Area of Law: Criminal Records
Answer # 2179
How can the "good conduct" assessment affect eligibility for a Record Suspension?Region: Ontario Answer # 2179
An important factor that the Parole Board (PBC) considers when evaluating Record Suspension (RS) applications – outside of completing the sentence ordered by the judge and waiting the requisite period of time – is if the applicant is of good conduct. The concept of good conduct is given a broad and comprehensive interpretation. The PBC officer in charge of processing the file will confirm whether the individual has led a crime-free life after the conviction, as well as having generally been of good behaviour.
In determining if the applicant was of good conduct, the PBC does not only consider subsequent convictions, but may deny an RS on the basis of any subsequent infractions of the law. For example, criminal charges, even where they resulted in a not-guilty outcome, might be enough to deny the application. In fact, in some cases, provincial offences, such as unpaid parking tickets or speeding violations, are the basis for a denial. The severity of the charge, how recent the event was, and the applicant’s explanation of the events, are all factors that the PBC officer will consider.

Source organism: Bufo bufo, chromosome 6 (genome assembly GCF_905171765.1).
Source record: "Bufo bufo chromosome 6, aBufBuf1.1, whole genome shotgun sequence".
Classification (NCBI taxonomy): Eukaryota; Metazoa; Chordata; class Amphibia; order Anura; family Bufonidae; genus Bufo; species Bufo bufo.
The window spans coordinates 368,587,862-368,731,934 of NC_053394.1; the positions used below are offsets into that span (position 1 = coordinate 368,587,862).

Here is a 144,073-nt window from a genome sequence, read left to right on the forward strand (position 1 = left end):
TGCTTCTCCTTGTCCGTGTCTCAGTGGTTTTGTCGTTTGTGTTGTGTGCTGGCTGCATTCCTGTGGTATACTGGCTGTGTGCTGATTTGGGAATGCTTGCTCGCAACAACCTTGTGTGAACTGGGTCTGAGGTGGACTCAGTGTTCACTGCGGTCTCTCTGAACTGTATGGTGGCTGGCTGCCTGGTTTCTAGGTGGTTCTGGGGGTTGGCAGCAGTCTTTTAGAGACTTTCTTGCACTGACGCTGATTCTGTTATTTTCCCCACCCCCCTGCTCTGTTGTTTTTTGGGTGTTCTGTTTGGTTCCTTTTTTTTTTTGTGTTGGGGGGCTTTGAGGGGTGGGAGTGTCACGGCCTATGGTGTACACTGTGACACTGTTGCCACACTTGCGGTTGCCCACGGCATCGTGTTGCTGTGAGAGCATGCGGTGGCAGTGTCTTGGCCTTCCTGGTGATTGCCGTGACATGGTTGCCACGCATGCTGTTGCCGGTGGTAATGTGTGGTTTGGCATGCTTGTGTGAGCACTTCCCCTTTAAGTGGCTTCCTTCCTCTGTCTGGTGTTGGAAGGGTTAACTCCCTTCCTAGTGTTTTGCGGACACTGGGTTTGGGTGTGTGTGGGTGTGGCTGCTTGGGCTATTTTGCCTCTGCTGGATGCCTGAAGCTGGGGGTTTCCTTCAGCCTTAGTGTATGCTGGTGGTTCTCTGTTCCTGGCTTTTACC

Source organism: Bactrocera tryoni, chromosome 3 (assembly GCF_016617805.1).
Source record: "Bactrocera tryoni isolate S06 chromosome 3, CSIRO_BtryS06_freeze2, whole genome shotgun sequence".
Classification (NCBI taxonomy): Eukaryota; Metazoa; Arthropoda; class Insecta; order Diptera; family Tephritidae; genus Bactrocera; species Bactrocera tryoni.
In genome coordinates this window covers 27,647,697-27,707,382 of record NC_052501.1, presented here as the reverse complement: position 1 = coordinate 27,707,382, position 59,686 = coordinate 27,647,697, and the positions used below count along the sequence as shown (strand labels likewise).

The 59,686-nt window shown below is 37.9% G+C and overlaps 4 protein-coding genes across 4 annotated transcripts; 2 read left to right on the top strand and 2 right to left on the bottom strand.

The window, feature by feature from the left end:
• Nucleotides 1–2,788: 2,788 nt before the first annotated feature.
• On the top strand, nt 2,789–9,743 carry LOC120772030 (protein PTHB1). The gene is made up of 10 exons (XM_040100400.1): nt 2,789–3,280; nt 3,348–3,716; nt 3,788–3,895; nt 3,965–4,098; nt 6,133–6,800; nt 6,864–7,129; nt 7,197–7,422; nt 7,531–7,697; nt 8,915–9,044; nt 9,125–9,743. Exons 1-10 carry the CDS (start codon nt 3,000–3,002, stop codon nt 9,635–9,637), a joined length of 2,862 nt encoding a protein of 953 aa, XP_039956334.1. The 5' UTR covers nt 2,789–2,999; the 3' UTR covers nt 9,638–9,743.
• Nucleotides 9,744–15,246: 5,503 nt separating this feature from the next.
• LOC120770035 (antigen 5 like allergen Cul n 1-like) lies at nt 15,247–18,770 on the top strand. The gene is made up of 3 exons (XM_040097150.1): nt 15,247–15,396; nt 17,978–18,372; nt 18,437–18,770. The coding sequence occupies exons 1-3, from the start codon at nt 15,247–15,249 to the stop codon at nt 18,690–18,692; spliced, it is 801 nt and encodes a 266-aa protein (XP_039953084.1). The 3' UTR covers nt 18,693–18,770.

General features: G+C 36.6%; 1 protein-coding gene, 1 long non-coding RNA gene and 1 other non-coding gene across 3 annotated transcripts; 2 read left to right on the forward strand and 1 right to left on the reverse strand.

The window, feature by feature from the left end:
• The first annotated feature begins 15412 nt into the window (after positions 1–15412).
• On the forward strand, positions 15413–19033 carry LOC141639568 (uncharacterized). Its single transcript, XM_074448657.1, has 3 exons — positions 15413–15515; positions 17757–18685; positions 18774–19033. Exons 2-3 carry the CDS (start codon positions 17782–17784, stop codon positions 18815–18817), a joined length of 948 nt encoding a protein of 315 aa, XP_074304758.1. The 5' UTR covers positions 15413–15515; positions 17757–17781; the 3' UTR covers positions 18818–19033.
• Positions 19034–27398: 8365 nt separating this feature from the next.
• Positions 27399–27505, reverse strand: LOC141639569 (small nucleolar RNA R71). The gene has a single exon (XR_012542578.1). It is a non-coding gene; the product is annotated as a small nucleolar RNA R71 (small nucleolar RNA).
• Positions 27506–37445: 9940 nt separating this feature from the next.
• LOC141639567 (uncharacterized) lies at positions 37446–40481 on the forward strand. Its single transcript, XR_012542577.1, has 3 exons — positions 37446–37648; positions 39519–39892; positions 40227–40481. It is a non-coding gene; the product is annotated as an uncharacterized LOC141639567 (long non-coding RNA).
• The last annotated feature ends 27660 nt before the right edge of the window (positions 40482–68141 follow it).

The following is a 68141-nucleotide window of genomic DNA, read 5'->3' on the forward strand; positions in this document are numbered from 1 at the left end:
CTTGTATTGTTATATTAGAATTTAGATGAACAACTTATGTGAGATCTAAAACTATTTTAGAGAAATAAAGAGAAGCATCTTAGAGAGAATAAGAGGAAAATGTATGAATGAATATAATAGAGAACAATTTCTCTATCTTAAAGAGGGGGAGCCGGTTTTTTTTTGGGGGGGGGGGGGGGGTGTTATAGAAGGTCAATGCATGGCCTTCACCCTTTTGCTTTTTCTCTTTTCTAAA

It is important to understand that the Criminal Records Act gives the PBC absolute discretionary powers to make the final decision as to whether an RS application will be successful. Only one PBC officer, who then makes his or her recommendations to the Board, usually reviews each application. The PBC officer’s recommendation is almost always followed by the Board. Statistics show that only 2% of the applications (that are accepted for processing) are denied, suggesting that most applicants have remained crime-free and have been of good conduct.
If you have been charged with a criminal offence, refer to our criminal law section.
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